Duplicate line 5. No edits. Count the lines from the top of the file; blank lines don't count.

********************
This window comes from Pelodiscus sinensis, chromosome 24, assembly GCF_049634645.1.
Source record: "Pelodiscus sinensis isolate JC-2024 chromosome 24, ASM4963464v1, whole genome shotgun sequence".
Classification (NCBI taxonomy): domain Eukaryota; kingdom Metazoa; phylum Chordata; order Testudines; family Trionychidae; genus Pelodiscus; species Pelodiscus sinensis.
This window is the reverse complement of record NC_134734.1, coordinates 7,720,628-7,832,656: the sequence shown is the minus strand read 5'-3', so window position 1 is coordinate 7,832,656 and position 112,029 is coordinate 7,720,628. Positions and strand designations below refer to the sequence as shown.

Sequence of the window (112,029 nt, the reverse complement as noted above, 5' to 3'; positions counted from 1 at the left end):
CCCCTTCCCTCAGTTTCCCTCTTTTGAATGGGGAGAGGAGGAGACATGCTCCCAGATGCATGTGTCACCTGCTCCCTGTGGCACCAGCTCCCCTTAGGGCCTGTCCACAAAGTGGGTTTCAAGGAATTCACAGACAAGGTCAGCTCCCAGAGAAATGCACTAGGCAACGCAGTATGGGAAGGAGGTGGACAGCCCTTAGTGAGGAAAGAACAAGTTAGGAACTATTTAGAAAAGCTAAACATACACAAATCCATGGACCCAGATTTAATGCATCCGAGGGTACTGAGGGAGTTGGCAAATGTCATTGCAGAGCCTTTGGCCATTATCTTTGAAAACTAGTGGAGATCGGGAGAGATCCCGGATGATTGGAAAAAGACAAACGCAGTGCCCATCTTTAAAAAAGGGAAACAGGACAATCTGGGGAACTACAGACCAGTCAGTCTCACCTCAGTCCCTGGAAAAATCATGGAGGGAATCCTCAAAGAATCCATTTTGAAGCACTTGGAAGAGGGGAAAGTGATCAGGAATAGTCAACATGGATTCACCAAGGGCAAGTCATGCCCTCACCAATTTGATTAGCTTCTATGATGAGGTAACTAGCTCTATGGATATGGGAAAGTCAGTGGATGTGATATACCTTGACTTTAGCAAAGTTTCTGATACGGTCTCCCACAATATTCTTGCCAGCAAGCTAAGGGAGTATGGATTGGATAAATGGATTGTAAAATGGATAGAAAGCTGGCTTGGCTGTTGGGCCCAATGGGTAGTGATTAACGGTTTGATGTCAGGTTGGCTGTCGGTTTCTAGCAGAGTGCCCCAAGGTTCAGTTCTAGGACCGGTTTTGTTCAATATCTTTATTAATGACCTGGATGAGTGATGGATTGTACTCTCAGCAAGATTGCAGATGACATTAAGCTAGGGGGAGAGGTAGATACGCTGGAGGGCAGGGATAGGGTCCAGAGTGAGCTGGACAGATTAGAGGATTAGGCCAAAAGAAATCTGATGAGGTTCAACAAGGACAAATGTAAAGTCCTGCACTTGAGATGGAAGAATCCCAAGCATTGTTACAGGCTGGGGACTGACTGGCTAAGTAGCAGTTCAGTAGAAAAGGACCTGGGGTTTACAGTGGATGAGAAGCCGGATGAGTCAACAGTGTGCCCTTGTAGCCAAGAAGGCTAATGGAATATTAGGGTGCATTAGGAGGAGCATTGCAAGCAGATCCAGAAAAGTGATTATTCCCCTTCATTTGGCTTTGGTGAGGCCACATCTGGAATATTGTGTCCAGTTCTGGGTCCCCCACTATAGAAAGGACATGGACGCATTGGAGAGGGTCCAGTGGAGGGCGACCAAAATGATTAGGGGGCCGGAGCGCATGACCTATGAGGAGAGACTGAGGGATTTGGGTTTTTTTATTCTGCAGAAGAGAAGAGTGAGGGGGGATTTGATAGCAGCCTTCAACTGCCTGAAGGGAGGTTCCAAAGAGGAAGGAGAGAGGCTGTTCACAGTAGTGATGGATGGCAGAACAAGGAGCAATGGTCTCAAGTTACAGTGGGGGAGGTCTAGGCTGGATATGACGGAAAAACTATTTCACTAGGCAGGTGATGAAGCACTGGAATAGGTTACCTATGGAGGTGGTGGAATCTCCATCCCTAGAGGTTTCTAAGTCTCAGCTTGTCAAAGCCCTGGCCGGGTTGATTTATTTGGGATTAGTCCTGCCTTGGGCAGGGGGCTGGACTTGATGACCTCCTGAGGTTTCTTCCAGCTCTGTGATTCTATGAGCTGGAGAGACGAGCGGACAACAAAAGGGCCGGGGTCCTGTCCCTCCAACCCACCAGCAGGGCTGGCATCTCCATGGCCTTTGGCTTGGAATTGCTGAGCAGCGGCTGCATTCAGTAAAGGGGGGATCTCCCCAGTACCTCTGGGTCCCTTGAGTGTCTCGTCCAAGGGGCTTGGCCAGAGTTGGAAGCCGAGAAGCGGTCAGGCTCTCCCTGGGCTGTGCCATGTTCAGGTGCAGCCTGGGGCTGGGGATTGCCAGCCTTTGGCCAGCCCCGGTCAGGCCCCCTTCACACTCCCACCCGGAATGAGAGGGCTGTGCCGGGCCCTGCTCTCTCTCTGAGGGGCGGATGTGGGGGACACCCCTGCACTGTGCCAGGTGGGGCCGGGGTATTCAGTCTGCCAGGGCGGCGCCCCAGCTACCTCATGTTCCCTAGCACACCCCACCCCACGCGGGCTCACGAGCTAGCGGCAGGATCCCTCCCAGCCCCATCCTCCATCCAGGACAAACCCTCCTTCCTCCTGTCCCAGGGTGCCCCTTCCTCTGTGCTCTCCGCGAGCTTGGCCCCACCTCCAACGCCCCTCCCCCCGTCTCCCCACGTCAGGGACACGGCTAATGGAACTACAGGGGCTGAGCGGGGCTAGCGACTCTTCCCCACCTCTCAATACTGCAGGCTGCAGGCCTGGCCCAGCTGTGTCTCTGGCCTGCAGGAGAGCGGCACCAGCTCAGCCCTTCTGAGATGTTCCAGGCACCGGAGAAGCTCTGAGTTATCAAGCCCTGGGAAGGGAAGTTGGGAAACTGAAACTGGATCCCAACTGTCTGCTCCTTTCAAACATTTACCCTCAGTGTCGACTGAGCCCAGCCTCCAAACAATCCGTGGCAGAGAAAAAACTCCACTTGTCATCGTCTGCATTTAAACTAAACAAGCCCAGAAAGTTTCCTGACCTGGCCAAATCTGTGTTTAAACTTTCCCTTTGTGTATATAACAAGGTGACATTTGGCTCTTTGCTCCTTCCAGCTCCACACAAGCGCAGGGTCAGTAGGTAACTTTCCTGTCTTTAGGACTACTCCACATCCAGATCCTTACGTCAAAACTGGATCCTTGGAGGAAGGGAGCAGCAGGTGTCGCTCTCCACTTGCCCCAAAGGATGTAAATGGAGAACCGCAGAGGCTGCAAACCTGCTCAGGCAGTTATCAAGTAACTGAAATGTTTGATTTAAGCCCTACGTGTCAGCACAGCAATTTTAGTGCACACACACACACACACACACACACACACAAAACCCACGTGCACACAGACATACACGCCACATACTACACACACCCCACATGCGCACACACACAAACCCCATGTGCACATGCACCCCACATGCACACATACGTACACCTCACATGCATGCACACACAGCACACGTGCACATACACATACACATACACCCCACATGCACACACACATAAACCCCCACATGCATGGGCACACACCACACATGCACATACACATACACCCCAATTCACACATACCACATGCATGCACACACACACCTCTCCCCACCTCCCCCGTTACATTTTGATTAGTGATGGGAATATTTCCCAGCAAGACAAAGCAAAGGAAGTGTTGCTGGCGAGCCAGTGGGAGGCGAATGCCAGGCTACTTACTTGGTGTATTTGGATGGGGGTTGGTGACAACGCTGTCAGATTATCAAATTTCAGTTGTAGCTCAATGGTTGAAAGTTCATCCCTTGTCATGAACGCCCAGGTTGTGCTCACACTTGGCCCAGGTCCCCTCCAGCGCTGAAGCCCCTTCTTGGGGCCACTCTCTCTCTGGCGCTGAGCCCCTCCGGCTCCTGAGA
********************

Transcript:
Sequence of the window (112,029 nt, the reverse complement as noted above, 5' to 3'; positions counted from 1 at the left end):